The bottom 4 indices listed in Tables 24 represent biomorphometric assessments at the disk margin alone. These are: (1) disk area, (2) mean retinal nerve fiber layer (RNFL) thickness, (3) RNFL cross-sectional area, and (4) the height variation contour, calculated as the maximal minus the minimal RNFL thickness along the contour line. None of these indices differed significantly between groups, although there was some suggestion of greater RNFL thickness for the tamoxifen users (see Table 4).

As stated in the Methods section, we also conducted analyses using the ONH indices derived from contour lines placed slightly interior to the anatomic disk margin rather than exactly at the disk margin. Every statistically significant result concerning the cup remained significant when based on the smaller contours. Conversely, whereas some of the cup-area comparisons involving tamoxifen users were not statistically significant when based on the larger contours (see Tables 2, 3), every corresponding comparison became significant when based on the smaller contours. In particular, the cup-area values for the older tamoxifen users (>50 years) became significantly lower than the cup-area values for the older control subjects (>50 years), presumably because using the smaller contours enhanced the importance of effects occurring predominantly within the interior of the cup.

Discussion

Because tamoxifen users and anastrozole users share similar medical histories, the results indicate that tamoxifen often leads to reductions of optic-cup size among middle-aged women older than about 50 years. Any effects of anastrozole at the ONH remain unproven, and if they exist at all, they are probably minor and opposite to the effects of tamoxifen. In contrast to tamoxifen [9, 10], there seem to be no reports in the peer-reviewed literature concerning any visual or ocular side effects of anastrozole. One study has found that anastrozole can cause regression of breast cancer metastases within the choroid [31].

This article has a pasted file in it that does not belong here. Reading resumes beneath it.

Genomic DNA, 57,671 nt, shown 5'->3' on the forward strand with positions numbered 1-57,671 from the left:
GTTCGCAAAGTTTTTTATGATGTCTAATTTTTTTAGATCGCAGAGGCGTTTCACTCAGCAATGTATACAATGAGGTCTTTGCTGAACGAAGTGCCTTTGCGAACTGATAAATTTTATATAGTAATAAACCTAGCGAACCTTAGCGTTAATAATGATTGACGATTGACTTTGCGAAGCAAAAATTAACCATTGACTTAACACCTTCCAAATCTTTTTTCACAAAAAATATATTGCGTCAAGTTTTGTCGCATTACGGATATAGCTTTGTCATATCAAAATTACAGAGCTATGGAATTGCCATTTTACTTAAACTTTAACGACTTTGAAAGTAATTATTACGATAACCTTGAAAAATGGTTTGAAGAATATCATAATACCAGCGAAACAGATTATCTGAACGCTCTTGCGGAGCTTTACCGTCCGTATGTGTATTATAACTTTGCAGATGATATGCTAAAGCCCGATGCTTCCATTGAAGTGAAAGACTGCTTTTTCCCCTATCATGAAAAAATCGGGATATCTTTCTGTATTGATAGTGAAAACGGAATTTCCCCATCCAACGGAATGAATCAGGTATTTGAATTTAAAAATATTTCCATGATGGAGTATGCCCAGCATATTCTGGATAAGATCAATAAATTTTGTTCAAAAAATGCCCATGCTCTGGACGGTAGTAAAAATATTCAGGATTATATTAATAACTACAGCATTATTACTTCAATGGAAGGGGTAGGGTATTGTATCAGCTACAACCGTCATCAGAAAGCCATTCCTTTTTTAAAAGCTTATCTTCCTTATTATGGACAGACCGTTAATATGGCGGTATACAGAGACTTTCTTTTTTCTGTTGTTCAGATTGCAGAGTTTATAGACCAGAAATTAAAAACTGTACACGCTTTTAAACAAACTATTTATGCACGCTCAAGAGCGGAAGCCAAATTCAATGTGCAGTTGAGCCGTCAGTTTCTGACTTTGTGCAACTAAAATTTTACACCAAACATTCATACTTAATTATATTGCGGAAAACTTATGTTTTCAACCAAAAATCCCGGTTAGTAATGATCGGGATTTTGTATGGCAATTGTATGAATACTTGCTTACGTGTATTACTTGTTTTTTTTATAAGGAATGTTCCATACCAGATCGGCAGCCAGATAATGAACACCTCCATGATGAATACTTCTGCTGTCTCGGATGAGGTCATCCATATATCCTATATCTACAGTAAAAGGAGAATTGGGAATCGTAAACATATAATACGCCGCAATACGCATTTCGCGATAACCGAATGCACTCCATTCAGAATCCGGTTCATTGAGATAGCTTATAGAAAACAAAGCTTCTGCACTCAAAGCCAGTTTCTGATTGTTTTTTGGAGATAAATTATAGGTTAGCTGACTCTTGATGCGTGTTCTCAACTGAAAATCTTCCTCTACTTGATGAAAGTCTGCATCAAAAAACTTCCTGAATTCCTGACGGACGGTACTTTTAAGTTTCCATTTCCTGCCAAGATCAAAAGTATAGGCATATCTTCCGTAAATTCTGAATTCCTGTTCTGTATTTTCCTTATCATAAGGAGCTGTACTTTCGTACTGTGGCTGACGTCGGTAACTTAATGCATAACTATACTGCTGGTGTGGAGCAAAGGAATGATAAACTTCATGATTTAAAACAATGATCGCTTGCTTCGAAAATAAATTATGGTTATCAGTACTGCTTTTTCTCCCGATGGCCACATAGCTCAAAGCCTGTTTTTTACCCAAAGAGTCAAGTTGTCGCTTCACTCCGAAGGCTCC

Because all of the women in this study met a rigorous set of criteria for excellent ocular health, any cup-size changes presumably would be designated as subclinical. Data from several reports suggest that the color vision of tamoxifen users is often altered [10, 19, 20], although such alterations either are subtle or can be revealed only under specialized laboratory conditions, and there is no evidence that color vision changes are caused by effects occurring at the ONH. A recent survey found that about 13% of tamoxifen users reported experiencing vision changes that they attributed to tamoxifen [32], but the nature of these purported changes was not specified, nor were the subjects’ reports related to the results of any eye examination. Nevertheless, the subjects reporting vision changes had significantly higher serum levels of tamoxifen and a potent tamoxifen metabolite (N-DMT) than did the women not reporting these changes [32]. In contrast, reports of well-known side effects associated with tamoxifen use, such as hot flashes and vaginal dryness, were not related significantly to these same serum levels [32]. Cases of tamoxifen-induced optic neuropathy have been described in the literature [12, 3338], but such cases usually are considered rare [9, 10, 38]. Perhaps tamoxifen users sometimes experience a degree of optic neuropathy that would not be detected or confirmed on a presenting eye examination owing to the wide range of normal cup appearances. If so, the results of this study point to a potential new application for intraocular imaging devices such as the HRT, which provides spatial resolution at the ONH on the order of tens of microns and is designed to detect longitudinal change [39]. Several types of high-resolution intraocular imaging device are now available clinically [39], and they allow high-resolution biomorphometric data to be collected in ways that are non-invasive and not intimidating to patients. The ease of data collection with these devices may allow patients who report tamoxifen-related vision change to be evaluated before and after cessation of tamoxifen use, and also after any rechallenge. Until this is done, and then only if changes in vision are shown to correspond to anatomical changes, might it be justified for the type of results described in this study to direct therapy. Presently, the only assured clinical application is to alert ophthalmologists and neurologists that assessment of the ONH for conditions such as glaucoma or optic neuritis may be complicated by the use of tamoxifen.